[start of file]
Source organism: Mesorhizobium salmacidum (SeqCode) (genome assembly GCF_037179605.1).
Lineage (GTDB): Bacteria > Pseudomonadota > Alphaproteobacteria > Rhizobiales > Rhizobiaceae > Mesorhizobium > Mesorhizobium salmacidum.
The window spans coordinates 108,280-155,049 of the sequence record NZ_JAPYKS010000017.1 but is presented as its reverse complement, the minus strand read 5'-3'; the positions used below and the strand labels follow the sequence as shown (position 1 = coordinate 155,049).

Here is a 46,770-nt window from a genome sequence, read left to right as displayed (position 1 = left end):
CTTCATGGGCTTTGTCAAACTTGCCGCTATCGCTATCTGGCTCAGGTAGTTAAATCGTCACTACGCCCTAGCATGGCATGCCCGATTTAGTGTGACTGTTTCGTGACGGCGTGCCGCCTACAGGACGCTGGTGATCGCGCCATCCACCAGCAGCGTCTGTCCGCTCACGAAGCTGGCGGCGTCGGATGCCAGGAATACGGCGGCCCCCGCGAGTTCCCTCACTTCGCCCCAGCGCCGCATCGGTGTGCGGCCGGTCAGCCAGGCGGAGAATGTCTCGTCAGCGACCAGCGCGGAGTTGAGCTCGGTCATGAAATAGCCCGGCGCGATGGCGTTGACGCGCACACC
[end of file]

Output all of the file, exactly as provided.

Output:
Source organism: Mesorhizobium salmacidum (SeqCode) (genome assembly GCF_037179605.1).
Lineage (GTDB): Bacteria > Pseudomonadota > Alphaproteobacteria > Rhizobiales > Rhizobiaceae > Mesorhizobium > Mesorhizobium salmacidum.
The window spans coordinates 108,280-155,049 of the sequence record NZ_JAPYKS010000017.1 but is presented as its reverse complement, the minus strand read 5'-3'; the positions used below and the strand labels follow the sequence as shown (position 1 = coordinate 155,049).

Here is a 46,770-nt window from a genome sequence, read left to right as displayed (position 1 = left end):
CTTCATGGGCTTTGTCAAACTTGCCGCTATCGCTATCTGGCTCAGGTAGTTAAATCGTCACTACGCCCTAGCATGGCATGCCCGATTTAGTGTGACTGTTTCGTGACGGCGTGCCGCCTACAGGACGCTGGTGATCGCGCCATCCACCAGCAGCGTCTGTCCGCTCACGAAGCTGGCGGCGTCGGATGCCAGGAATACGGCGGCCCCCGCGAGTTCCCTCACTTCGCCCCAGCGCCGCATCGGTGTGCGGCCGGTCAGCCAGGCGGAGAATGTCTCGTCAGCGACCAGCGCGGAGTTGAGCTCGGTCATGAAATAGCCCGGCGCGATGGCGTTGACGCGCACACC